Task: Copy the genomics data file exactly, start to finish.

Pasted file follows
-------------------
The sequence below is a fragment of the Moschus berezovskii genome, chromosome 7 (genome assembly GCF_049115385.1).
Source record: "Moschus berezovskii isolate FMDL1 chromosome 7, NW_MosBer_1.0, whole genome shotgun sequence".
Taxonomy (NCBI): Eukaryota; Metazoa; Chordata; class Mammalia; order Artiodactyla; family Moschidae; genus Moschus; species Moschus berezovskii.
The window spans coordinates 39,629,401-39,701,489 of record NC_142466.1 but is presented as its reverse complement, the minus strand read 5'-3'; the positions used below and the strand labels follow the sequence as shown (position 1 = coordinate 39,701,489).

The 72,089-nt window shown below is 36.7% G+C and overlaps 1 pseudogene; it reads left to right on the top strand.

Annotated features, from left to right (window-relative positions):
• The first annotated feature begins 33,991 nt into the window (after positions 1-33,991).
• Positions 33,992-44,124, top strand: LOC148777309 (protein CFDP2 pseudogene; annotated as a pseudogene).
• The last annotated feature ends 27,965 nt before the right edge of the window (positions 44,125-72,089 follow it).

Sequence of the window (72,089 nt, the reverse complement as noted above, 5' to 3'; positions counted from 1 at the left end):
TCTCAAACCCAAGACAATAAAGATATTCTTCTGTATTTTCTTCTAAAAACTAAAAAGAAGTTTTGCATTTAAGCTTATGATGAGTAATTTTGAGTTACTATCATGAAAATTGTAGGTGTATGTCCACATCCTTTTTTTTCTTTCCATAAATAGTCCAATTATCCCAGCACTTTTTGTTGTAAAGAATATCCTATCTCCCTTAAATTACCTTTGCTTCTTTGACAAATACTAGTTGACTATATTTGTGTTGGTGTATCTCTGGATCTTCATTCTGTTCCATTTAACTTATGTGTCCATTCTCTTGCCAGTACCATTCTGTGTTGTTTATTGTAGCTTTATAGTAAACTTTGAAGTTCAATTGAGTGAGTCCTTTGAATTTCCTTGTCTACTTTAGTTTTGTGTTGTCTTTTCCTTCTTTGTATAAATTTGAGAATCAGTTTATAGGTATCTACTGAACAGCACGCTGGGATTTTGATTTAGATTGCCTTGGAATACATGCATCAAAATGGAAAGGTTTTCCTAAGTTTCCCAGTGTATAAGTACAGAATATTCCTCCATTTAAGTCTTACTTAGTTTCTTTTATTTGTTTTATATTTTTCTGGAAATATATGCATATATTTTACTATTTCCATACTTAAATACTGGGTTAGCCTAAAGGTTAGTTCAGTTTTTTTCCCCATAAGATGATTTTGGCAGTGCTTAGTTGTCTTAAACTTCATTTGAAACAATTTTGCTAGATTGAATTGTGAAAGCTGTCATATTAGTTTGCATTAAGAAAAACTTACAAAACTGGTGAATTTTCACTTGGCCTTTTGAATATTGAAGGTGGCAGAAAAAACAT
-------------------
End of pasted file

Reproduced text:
The sequence below is a fragment of the Moschus berezovskii genome, chromosome 7 (genome assembly GCF_049115385.1).
Source record: "Moschus berezovskii isolate FMDL1 chromosome 7, NW_MosBer_1.0, whole genome shotgun sequence".
Taxonomy (NCBI): Eukaryota; Metazoa; Chordata; class Mammalia; order Artiodactyla; family Moschidae; genus Moschus; species Moschus berezovskii.
The window spans coordinates 39,629,401-39,701,489 of record NC_142466.1 but is presented as its reverse complement, the minus strand read 5'-3'; the positions used below and the strand labels follow the sequence as shown (position 1 = coordinate 39,701,489).

The 72,089-nt window shown below is 36.7% G+C and overlaps 1 pseudogene; it reads left to right on the top strand.

Annotated features, from left to right (window-relative positions):
• The first annotated feature begins 33,991 nt into the window (after positions 1-33,991).
• Positions 33,992-44,124, top strand: LOC148777309 (protein CFDP2 pseudogene; annotated as a pseudogene).
• The last annotated feature ends 27,965 nt before the right edge of the window (positions 44,125-72,089 follow it).

Sequence of the window (72,089 nt, the reverse complement as noted above, 5' to 3'; positions counted from 1 at the left end):
TCTCAAACCCAAGACAATAAAGATATTCTTCTGTATTTTCTTCTAAAAACTAAAAAGAAGTTTTGCATTTAAGCTTATGATGAGTAATTTTGAGTTACTATCATGAAAATTGTAGGTGTATGTCCACATCCTTTTTTTTCTTTCCATAAATAGTCCAATTATCCCAGCACTTTTTGTTGTAAAGAATATCCTATCTCCCTTAAATTACCTTTGCTTCTTTGACAAATACTAGTTGACTATATTTGTGTTGGTGTATCTCTGGATCTTCATTCTGTTCCATTTAACTTATGTGTCCATTCTCTTGCCAGTACCATTCTGTGTTGTTTATTGTAGCTTTATAGTAAACTTTGAAGTTCAATTGAGTGAGTCCTTTGAATTTCCTTGTCTACTTTAGTTTTGTGTTGTCTTTTCCTTCTTTGTATAAATTTGAGAATCAGTTTATAGGTATCTACTGAACAGCACGCTGGGATTTTGATTTAGATTGCCTTGGAATACATGCATCAAAATGGAAAGGTTTTCCTAAGTTTCCCAGTGTATAAGTACAGAATATTCCTCCATTTAAGTCTTACTTAGTTTCTTTTATTTGTTTTATATTTTTCTGGAAATATATGCATATATTTTACTATTTCCATACTTAAATACTGGGTTAGCCTAAAGGTTAGTTCAGTTTTTTTCCCCATAAGATGATTTTGGCAGTGCTTAGTTGTCTTAAACTTCATTTGAAACAATTTTGCTAGATTGAATTGTGAAAGCTGTCATATTAGTTTGCATTAAGAAAAACTTACAAAACTGGTGAATTTTCACTTGGCCTTTTGAATATTGAAGGTGGCAGAAAAAACAT